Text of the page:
Complete Book of Cheese, The


Coimbra, Portugal

Semisoft; sheep or goat; thick, round, four to five inches in diameter. Pleasantly oily, if made from sheep milk.

Rabbit Cheese

A playful name for Cheddar two to three years old.


Hard; skim, similar to Emmentaler; made in Mecklenburg. Sixteen by four inches, weight 32 pounds.

Radolfzeller Cream
Germany, Switzerland, Austria

Similar to Münster.

Ragnit see Tilsit.

Rahmkäse, Allgäuer



Mild; mellow.


Soft; sweet cream; formed in cubes. Similar to Hervé

Rammil or Rammel

André Simon calls this "the best cheese made in Dorsetshire." Also called Rammilk, because made from whole or "raw milk." Practically unobtainable today.


A good imitation of Port-Salut made in Seine-et-Oise.

Rarush Durmar

Brittle; mellow; nutty.


The name for all smoked cheese in Germanic countries, where it is very popular.

Tuscany, Italy

Ewe's milk. Uncooked; soft; sweet; creamy.

Rayon or Raper

A blind Emmentaler called Rayon is shipped young to Italy, where it is hardened by aging and then sold as Raper, for grating and seasoning.

Reblochon or Roblochon

Sheep; soft; whole milk; in season from October to June. Weight one to two pounds. A cooked cheese imitated as Brizecon in the same section.

Récollet de Gérardmer
Vosges, France

A harvest variety similar to Géromé, made from October to April


see Livlander.

Red Balls

see Edam.

Reggiano see Grana.


Italian Reggiano type with a name of its own, for it is not a mere imitation in this land of rich milk and extra fine cheeses.


Patriotically hailed as cheese of the empire, when Germany had one.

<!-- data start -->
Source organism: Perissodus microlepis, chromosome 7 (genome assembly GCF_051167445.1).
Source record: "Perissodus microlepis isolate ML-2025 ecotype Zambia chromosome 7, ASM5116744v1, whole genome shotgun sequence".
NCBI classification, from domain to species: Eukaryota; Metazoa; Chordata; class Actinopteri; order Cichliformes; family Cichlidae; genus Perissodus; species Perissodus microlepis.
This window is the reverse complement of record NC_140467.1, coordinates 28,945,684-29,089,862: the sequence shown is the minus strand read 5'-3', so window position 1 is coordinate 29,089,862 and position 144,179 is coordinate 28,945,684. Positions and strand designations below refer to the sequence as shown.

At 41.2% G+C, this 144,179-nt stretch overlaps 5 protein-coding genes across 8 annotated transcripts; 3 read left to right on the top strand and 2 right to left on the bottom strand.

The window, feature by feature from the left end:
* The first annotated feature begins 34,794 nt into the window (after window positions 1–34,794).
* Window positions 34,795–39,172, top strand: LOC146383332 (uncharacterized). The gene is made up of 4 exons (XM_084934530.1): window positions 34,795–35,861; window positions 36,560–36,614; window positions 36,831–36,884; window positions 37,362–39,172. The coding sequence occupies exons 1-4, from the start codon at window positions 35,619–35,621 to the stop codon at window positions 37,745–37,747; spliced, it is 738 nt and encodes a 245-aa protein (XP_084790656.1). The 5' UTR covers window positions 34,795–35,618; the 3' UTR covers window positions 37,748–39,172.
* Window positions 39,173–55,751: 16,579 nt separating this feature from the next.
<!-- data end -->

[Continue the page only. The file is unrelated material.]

Lapland, Iceland, Sweden, Norway

In all far northern lands a type of Swiss is made from reindeer milk It is lightly salted, very hard; and the Lapland production is curiously formed, like a dumbbell with angular instead of round ends.

Relish cream cheese

Mixed with any piquant relish and eaten fresh.

Remoudon, or Fromage Piquant

The two names combine in re-ground piquant cheese, and that's what it is. The season is winter, from November to June.

Portugal and Brazil


Resurrection see Welsh.


A type of Roquefort which, in spite of its name, is no relation to our pie plant.

Riceys see Champenois.

Ricotta Romano

Soft and fresh. The best is made from sheep buttermilk. Creamy, piquant, with subtle fragrance. Eaten with sugar and cinnamon, sometimes with a dusting of powdered coffee.

Italy and U.S.A.

Fresh, moist, unsalted cottage cheese for sandwiches, salads, lasagne, blintzes and many Italian dishes. It is also mixed with Marsala and rum and relished for dessert Ricotta may be had in every Little Italy, some of it very well made and, unfortunately, some of it a poor substitute whey cheese.

Ricotta Salata

Hard; grayish white. Although its flavor is milk it is too hard and too salty for eating as is, and is mostly used for grating.


Semisoft; goat or cow; delicate flavor, lightly smoked in Bohemia's northern mountains.